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April 3, 2004

An Unhealthy System

Even people with high thresholds for tedium will have topics that cause their eyes to gloss over. For me, healthcare is just such a topic; even when I have a direct interest in figuring something out, words and phrases like "premium" and "primary care" do to my comprehension what staring at the sun does to my vision. For all I know, that's a deliberate accomplishment of the folks who run the industry. There are more than enough complicating elements, however, that no corporate conspiracy to bore is required.

For one thing, I've a somewhat latent hypochondria, and unpleasant notions linger everywhere in discussion of health coverage and treatment. It's also emotionally difficult to work up righteousness in defense of professionals — doctors — who move out of state because the low-end of the salary range has dropped 15% to $105,000. Doctors provide a valuable service, of course, requiring a tremendous degree of investment and devotion. Moreover, one can hardly fault folks for working in neighboring states where the money is better. I'm merely suggesting that the dollar amounts in question are high enough that the average person will slip into cry-me-a-river mode.

But then the complexity of the issue kicks in. Financially speaking, insurance companies hardly qualify for sympathy. Doctors, at least, directly provide their crucial service, whereas most people don't know, really, what the purpose of filtering all medical costs through insurers might be.

These matters could all be straightened out in the public mind, however, if it weren't for the involvement of the government. Andrew Morse put it well in an email that he sent me offering some answer to my confusion about the reason any large group of people couldn't negotiate health insurance rates: Our system "combines the compassion of raw capitalism with the efficiency of bureaucratic socialism." Here's part of his explanation:

insurance sold through employers legally insulates insurers from the consequences of their decisions. This is an unintended consequence of a federal law called ERISA - The Employee Retirement Income Security Act of 1974. Under ERISA, when insurance is sold through employers, damages from lawsuits over denied claims cannot include costs (such as death) incurred because treatment was delayed; they can only cover the cost of treatment. Also under ERISA, states cannot regulate HMOs any more stringently than federal government can.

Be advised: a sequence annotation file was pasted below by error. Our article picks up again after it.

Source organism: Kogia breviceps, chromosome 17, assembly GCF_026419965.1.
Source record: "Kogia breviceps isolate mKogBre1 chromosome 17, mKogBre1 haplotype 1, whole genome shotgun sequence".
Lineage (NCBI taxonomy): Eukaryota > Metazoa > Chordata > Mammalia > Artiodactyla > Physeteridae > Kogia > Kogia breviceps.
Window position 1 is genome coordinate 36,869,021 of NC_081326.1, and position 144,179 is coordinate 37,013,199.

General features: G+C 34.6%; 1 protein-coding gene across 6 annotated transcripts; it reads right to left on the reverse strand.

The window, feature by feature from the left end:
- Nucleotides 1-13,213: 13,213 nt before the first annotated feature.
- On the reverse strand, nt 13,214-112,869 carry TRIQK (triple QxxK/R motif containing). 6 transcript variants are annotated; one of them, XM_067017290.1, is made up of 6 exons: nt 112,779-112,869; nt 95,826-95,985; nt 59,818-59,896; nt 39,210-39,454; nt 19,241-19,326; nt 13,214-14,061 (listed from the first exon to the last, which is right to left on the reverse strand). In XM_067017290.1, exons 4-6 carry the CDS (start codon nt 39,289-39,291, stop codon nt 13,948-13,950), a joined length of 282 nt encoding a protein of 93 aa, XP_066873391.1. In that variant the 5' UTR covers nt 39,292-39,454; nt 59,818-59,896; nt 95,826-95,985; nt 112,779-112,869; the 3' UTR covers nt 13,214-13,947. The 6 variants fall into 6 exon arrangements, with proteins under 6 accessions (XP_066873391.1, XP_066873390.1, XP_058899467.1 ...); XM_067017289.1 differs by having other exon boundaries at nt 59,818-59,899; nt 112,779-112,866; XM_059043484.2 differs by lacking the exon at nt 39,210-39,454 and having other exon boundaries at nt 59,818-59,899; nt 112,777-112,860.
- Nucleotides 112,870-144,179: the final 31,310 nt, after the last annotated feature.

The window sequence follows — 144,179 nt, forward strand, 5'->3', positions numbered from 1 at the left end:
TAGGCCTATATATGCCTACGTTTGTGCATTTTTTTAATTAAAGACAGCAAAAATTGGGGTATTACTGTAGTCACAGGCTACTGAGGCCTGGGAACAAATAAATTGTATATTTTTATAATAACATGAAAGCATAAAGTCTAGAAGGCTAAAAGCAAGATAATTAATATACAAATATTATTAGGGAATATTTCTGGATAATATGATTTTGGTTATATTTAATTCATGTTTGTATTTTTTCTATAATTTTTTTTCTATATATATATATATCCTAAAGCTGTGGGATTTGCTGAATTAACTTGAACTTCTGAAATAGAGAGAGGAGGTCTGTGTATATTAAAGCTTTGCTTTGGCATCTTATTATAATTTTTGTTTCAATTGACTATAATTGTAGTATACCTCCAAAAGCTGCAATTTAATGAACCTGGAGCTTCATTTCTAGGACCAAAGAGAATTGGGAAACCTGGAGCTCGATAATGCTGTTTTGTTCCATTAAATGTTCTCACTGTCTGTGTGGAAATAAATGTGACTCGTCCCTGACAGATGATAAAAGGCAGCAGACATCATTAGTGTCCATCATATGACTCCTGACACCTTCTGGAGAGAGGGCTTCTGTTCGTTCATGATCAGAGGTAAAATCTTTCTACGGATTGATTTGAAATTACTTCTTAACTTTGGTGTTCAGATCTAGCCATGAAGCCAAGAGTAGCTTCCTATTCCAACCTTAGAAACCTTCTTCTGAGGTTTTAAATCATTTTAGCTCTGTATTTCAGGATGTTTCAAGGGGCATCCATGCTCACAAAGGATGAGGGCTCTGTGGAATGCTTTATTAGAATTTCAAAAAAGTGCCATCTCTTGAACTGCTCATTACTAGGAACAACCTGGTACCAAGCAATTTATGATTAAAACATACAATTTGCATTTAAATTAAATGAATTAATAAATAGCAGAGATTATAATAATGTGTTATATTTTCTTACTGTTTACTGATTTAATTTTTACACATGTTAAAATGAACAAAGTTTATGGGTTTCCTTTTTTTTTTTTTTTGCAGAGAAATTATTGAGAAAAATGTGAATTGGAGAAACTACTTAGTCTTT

That last part raises further problems, because states can regulate the businesses that are compelled to offer health benefits to their employees. However, as Sydney Smith explains, another layer of big-pocketed folks slip out of the regulatory constraints, which then become nooses to those who remain:

The small business, (as well as the individual) insurance market is a tightly regulated one, and it's regulated by fifty different states with fifty different sets of rules and mandates. A large employer or a union -- and the insurance companies that insure them -- can get around the byzantine maze of regulations and mandates by providing self-funded insurance programs to their employees. Self-insured programs are exempt from state regulations and mandates. Because the large, self-insured businesses and unions turn the money for their insurance programs over to traditional insurance companies to administer, the self-funded programs are just like any other insurance policy -- except that the premiums are cheaper and the risk is assumed by the company. It is an option that small businesses just can not afford. As a result, small businesses and their employees have less choice since they are limited only to insurance companies willing to comply with whatever state regulations may apply in their area. And they pay higher premiums to cover state mandates for care.